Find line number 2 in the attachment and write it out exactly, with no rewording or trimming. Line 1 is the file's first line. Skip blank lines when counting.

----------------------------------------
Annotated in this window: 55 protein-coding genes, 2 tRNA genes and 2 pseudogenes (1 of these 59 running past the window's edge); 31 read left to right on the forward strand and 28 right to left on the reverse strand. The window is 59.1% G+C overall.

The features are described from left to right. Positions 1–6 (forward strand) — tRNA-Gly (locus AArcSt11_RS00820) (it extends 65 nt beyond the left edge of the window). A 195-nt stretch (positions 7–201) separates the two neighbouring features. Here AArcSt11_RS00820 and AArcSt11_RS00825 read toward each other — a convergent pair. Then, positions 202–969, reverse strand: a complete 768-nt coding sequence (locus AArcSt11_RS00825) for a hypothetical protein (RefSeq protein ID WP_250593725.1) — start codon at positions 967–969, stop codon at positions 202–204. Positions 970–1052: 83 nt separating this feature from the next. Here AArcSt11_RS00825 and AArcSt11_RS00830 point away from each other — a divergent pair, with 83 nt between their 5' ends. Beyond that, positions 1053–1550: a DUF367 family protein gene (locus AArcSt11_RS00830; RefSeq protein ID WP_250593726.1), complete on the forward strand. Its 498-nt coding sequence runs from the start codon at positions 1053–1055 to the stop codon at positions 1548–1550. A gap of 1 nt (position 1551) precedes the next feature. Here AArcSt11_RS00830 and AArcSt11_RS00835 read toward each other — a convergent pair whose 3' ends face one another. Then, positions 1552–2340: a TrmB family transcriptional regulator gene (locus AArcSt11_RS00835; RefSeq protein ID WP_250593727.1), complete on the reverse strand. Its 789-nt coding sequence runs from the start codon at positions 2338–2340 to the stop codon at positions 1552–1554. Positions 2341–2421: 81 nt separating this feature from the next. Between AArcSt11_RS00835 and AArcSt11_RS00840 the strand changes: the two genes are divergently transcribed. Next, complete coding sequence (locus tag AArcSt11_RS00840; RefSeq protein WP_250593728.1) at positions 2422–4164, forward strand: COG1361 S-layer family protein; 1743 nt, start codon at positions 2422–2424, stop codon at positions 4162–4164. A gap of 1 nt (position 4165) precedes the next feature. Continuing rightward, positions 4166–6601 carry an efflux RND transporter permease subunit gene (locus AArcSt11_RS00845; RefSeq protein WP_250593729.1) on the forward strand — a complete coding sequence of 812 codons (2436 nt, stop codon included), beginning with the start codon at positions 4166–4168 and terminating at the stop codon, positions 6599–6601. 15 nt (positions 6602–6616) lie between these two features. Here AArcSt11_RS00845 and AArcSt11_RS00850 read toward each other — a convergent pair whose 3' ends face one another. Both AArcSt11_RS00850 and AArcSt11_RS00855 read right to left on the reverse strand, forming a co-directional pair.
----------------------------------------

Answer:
The features are described from left to right. Positions 1–6 (forward strand) — tRNA-Gly (locus AArcSt11_RS00820) (it extends 65 nt beyond the left edge of the window). A 195-nt stretch (positions 7–201) separates the two neighbouring features. Here AArcSt11_RS00820 and AArcSt11_RS00825 read toward each other — a convergent pair. Then, positions 202–969, reverse strand: a complete 768-nt coding sequence (locus AArcSt11_RS00825) for a hypothetical protein (RefSeq protein ID WP_250593725.1) — start codon at positions 967–969, stop codon at positions 202–204. Positions 970–1052: 83 nt separating this feature from the next. Here AArcSt11_RS00825 and AArcSt11_RS00830 point away from each other — a divergent pair, with 83 nt between their 5' ends. Beyond that, positions 1053–1550: a DUF367 family protein gene (locus AArcSt11_RS00830; RefSeq protein ID WP_250593726.1), complete on the forward strand. Its 498-nt coding sequence runs from the start codon at positions 1053–1055 to the stop codon at positions 1548–1550. A gap of 1 nt (position 1551) precedes the next feature. Here AArcSt11_RS00830 and AArcSt11_RS00835 read toward each other — a convergent pair whose 3' ends face one another. Then, positions 1552–2340: a TrmB family transcriptional regulator gene (locus AArcSt11_RS00835; RefSeq protein ID WP_250593727.1), complete on the reverse strand. Its 789-nt coding sequence runs from the start codon at positions 2338–2340 to the stop codon at positions 1552–1554. Positions 2341–2421: 81 nt separating this feature from the next. Between AArcSt11_RS00835 and AArcSt11_RS00840 the strand changes: the two genes are divergently transcribed. Next, complete coding sequence (locus tag AArcSt11_RS00840; RefSeq protein WP_250593728.1) at positions 2422–4164, forward strand: COG1361 S-layer family protein; 1743 nt, start codon at positions 2422–2424, stop codon at positions 4162–4164. A gap of 1 nt (position 4165) precedes the next feature. Continuing rightward, positions 4166–6601 carry an efflux RND transporter permease subunit gene (locus AArcSt11_RS00845; RefSeq protein WP_250593729.1) on the forward strand — a complete coding sequence of 812 codons (2436 nt, stop codon included), beginning with the start codon at positions 4166–4168 and terminating at the stop codon, positions 6599–6601. 15 nt (positions 6602–6616) lie between these two features. Here AArcSt11_RS00845 and AArcSt11_RS00850 read toward each other — a convergent pair whose 3' ends face one another. Both AArcSt11_RS00850 and AArcSt11_RS00855 read right to left on the reverse strand, forming a co-directional pair.